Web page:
Al-Qaida considered attacking U.S. trains on the 10th anniversary of the 9/11 attacks, according to an initial look at DVDs, computers and other documents seized at the raid on Osama bin Laden's home, NBC News reported Thursday.
However, U.S. officials told NBC News that they have no recent intelligence indicating such a plot is active.
The information about a possible train plot is the first intelligence revealed from the trove of material found in the attack on bin Laden's compound. Officials said they found what they call "aspirational" items — things al-Qaida operatives were interested in trying to make happen.
A government advisory obtained by NBC News and sent Tuesday to the rail industry said that as far back as February 2010, al-Qaida was contemplating "an operation against trains at an unspecified location in the United States on the 10th anniversary" of the 9/11 attacks.
One option, the advisory said, was trying to tip a train by tampering with the rails so that the train would fall off the track at either a valley or on a bridge. Such an attempt would probably only work once, the material in bin Laden's house said, because tilting or tampering with the rails would be spotted, the advisory said.
Other material mentions a desire to target big mass-transit hubs, an interest long understood because of the history of al-Qaida attacks on rail targets in Spain, the United Kingdom and India.
The FBI and Homeland Security are encouraging local governments to maintain vigilance. But there are no plans to issue a terrorism alert, because there is still no specific or credible intelligence of any actual attack plan in the works, NBC News said.
Homeland Security spokesman Matt Chandler issued a statement Thursday that the department has no information on "any imminent terrorist threat to the U.S. rail sector, but wanted to make our partners aware of the alleged plotting; it is unclear if any further planning has been conducted since February of last year."
"We want to stress that this alleged al-Qaida plotting is based on initial reporting, which is often misleading or inaccurate and subject to change," Chandler said.
He said the department and its partners since Sunday have reviewed protective measures for all potential terrorist targets, including critical infrastructure and transportation systems across the country and deployed additional officers to non-secured areas at airports.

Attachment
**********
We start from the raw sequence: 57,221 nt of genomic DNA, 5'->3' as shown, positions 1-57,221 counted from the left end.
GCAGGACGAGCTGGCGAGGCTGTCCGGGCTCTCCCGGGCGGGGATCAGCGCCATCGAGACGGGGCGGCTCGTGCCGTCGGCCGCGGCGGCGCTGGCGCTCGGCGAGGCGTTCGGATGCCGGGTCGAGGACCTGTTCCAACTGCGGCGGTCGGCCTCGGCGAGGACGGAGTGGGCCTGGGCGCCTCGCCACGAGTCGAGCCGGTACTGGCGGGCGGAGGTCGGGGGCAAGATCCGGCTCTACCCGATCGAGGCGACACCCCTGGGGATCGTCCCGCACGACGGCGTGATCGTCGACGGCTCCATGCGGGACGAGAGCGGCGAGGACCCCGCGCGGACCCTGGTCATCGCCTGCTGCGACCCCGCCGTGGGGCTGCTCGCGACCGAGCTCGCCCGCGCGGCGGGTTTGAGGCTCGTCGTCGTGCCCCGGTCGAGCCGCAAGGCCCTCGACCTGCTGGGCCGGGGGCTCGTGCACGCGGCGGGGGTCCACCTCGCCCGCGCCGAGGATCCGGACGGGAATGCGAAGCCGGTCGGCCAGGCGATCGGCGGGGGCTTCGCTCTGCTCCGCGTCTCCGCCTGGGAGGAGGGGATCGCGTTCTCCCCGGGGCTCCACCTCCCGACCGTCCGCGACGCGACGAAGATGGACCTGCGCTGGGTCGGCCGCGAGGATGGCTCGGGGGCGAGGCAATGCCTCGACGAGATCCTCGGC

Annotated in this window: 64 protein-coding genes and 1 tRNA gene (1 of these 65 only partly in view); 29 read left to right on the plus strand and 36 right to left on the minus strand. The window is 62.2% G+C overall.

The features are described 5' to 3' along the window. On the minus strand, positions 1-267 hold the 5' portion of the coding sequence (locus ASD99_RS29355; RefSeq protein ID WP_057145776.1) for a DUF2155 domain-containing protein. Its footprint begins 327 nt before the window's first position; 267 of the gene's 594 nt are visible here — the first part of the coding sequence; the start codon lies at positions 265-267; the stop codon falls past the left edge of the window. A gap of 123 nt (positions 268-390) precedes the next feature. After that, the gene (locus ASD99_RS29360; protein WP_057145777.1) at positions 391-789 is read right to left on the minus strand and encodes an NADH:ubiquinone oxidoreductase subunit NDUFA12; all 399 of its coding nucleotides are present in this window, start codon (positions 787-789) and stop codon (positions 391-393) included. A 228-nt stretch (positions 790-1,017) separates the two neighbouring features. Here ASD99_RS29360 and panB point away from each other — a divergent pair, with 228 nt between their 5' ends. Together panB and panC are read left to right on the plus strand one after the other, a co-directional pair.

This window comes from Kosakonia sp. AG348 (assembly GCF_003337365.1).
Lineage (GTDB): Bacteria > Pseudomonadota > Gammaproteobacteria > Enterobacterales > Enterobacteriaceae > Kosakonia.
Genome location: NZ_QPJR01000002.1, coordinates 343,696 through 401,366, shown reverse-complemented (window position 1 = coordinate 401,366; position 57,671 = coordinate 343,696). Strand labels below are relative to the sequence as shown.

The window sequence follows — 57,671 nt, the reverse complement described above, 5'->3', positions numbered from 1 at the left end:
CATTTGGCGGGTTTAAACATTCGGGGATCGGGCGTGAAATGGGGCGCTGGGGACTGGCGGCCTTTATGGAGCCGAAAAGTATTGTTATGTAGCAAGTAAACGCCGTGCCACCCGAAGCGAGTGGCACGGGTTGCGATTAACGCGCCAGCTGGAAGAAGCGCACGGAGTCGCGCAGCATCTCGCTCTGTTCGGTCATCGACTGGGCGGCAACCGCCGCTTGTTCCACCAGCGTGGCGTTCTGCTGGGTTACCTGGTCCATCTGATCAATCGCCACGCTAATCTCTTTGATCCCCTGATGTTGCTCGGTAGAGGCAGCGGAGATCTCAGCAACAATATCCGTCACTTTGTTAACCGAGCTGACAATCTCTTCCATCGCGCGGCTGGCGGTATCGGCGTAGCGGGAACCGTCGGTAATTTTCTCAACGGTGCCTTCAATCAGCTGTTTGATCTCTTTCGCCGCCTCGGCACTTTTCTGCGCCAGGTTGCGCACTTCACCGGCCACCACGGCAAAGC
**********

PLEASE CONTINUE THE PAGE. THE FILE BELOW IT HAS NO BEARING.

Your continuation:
They also are identifying "any new targeting rules that should be instituted to strengthen the ways we assess the risk of both passengers and cargo coming to the United States," Chandler said.
It’s taking time to analyze all the material found in the house because some of it is encoded, according to officials briefed on the contents, and little, if any, of it is in English. A call has gone out throughout the federal government for Arabic speakers who have the highest level of security clearance to help with translating the material.
The assault team took five cell phones, five computers, 10 hard drives and more than 100 storage devices from the compound, along with other objects, such as guns, papers and clothing. Two senior U.S. officials told NBC News that people in the compound were using cell phones to communicate, a gaping hole in security around bin Laden.
A senior official said that the material taken from bin Laden's house in Pakistan was first taken to a U.S. base in Afghanistan, where it was quickly skimmed for any urgent information. It was then turned over to the FBI, so that a legal chain of custody could be established in case any of the material is needed to prosecute terrorists.
The FBI flew everything to its facility in Quantico, Va., where technicians immediately began making copies of all the computer files for distribution to various intelligence agencies — the CIA, NSA, DIA, "anyone who would have some perspective on what was found."
Individual files found in the house are being examined by several agencies at the same time.
The FBI is maintaining custody of physical objects to study the items for fingerprints, DNA material or and anything else that could be of value, officials told NBC News.